Really, c’mon, you must. It is summer, and the weather is hot so no need to turn the oven on. Make this simple recipe as an appetizer or a meal. I added my “Italian spin” from a Spanish version originating from Martha Stewart.
Prosciutto with Oranges and Olives
What you need:
Start with a lovely crusty and chewy bread. Ciabatta in this case, it not a viable selection as the slice’s surface can be thin and too airy for topping.
- Ricotta cheese- fresh is best
- 6-8 slices of Prosciutto sliced thin then cut into julienne strips
- 2 good sized oranges
- 1/2 cup imported green olives, pitted
- 1 shallot sliced into very thin rounds
- A drizzle of olive oil
- 2 tablespoons fresh orange juice
- 1 teaspoon sherry vinegar
- Salt & pepper to taste
- Freshly ground nutmeg to taste
Grab about 5-10 medium sized shrimp. Peel and devein and toss in a bowl with garlic and lemon and a little olive oil. Cover and refrigerate through this process. Then place on skewers prior to grilling.
What to do:
Zest one of the oranges and set aside.
Take the second orange and peel it then separate segments, removing white membranes. Cut the segments into bite sized pieces, and place in a small bowl.
Using a mini chopper or by hand, coarsely chop olives, and add to oranges.
Add shallot, olive oil, orange juice, vinegar, salt, and pepper; toss to combine. Let is stand for a good 30 minutes if possible.
Meanwhile, heat up your grill. Slice the loaf horizontally and place each side face down to heat/grill the brad. Just a few minutes. If you chose to add shrimp as a side dish, grill the skewered shrimp now.
Ok now create!
Slice the warm, grilled bread and place on a plate. Spread the ricotta as thick or thin as you like.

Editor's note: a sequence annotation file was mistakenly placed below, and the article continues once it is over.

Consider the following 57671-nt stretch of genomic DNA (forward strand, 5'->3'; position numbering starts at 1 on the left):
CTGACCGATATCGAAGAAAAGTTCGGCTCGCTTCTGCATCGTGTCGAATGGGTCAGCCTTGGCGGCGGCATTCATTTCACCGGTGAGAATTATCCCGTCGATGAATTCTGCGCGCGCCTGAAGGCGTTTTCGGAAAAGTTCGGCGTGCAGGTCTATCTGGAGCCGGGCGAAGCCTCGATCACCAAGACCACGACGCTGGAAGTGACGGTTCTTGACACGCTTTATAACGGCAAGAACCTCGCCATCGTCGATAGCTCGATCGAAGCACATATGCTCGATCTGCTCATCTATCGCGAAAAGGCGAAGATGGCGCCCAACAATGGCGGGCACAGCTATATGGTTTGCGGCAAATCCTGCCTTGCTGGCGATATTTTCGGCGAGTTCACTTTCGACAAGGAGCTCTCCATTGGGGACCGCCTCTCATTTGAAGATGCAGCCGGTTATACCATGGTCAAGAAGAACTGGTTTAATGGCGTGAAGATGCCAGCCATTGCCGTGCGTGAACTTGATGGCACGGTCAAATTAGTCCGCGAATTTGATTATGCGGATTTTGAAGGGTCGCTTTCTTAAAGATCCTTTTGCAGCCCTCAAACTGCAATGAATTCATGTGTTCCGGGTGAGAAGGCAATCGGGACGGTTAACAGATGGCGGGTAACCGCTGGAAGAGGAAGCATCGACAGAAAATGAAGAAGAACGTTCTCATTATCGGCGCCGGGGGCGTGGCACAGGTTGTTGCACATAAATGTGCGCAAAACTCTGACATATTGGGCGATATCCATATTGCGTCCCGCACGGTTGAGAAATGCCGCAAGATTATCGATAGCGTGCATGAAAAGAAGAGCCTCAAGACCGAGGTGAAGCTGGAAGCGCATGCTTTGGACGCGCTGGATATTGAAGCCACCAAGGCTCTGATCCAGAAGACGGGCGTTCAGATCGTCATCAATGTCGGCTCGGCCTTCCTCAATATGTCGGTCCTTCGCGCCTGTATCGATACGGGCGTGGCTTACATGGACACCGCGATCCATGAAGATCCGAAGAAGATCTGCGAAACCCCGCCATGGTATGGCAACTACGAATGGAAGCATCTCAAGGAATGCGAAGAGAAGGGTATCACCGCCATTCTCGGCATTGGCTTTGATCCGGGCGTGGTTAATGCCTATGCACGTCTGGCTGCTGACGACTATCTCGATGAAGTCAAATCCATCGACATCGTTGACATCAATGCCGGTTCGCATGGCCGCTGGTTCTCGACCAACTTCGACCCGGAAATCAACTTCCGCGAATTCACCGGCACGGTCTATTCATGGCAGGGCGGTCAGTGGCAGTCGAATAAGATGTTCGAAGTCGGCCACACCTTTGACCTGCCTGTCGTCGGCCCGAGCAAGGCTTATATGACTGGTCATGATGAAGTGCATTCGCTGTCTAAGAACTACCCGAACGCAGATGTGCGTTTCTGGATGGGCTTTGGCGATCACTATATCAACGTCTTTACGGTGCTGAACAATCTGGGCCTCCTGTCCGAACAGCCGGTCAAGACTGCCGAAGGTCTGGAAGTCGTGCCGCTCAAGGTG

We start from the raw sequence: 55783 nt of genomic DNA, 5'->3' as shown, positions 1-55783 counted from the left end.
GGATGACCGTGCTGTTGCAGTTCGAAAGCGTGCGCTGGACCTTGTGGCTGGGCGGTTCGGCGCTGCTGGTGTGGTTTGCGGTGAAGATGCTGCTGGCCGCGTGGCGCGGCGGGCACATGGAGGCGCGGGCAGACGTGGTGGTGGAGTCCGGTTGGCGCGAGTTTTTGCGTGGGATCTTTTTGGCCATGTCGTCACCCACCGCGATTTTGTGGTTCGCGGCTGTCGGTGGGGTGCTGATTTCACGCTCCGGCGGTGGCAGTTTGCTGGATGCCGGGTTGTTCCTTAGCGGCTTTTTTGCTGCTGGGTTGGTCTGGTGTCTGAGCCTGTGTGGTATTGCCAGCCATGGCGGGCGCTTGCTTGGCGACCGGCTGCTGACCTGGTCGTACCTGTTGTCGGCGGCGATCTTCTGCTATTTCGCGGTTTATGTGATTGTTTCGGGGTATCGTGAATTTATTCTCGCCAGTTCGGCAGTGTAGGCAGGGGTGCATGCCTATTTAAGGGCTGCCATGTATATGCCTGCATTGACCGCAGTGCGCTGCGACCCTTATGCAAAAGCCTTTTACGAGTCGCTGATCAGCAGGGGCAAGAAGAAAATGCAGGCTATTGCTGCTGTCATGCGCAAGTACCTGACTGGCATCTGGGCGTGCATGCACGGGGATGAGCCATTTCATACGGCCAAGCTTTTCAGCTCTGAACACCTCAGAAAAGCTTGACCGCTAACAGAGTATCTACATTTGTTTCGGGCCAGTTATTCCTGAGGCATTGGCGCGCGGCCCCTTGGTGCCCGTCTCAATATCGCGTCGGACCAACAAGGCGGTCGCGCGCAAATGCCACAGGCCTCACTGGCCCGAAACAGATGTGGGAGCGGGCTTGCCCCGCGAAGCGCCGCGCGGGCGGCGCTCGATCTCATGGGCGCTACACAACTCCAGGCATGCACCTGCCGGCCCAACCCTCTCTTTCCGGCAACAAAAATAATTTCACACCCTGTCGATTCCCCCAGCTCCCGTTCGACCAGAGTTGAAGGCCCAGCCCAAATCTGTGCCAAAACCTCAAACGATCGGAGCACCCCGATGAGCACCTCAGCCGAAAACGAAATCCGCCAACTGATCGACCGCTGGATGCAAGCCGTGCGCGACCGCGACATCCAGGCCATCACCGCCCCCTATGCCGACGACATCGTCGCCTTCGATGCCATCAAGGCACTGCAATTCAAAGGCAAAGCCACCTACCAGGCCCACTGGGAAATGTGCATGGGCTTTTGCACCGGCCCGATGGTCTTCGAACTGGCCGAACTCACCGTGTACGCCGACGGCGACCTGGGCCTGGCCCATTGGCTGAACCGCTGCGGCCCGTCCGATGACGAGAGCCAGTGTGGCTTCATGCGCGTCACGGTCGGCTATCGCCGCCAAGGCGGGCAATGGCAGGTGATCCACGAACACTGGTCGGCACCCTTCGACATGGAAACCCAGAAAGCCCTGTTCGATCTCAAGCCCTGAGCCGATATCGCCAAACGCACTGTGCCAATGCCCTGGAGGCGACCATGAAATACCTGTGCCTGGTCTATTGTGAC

Now spoon the olive mix onto the slices. Cover with the prosciutto. Sprinkle with the orange zest and freshly grated nutmeg.
Serve the shrimp on the side and pour a lovely glass of white wine. As you know, Prosecco is my first choice but a lovely Albariño works beautifully as well.
NOTE: Here is an excerpt on Albariño wine from Wine Enthusiast. Try it with ceviche…or any seafood. It’s becoming my new ‘go to’ wine.
What’s the one wine that has become almost synonymous with Spanish vino Blanco? It’s Albariño. Albariño (pronounced al-bar-Een-yo) hails largely from five subzones in the Rías Baixas wine region, which spans the western Galician coastline in northwest Spain. Over the past 15 years, it’s blossomed into Spain’s most notable white wine.
A proper Albariño delivers tastes of lees (spent yeast), buttercup, peach, nectarine, melon, citrus and even a touch of salty brine, which results from the nearby Atlantic Ocean influences. The best food to pair with Albariño is seafood. Albariño-friendly dishes include Gallego classics like boiled or grilled octopus with spicy pimentón, as well as shellfish, lobster, and grilled fish.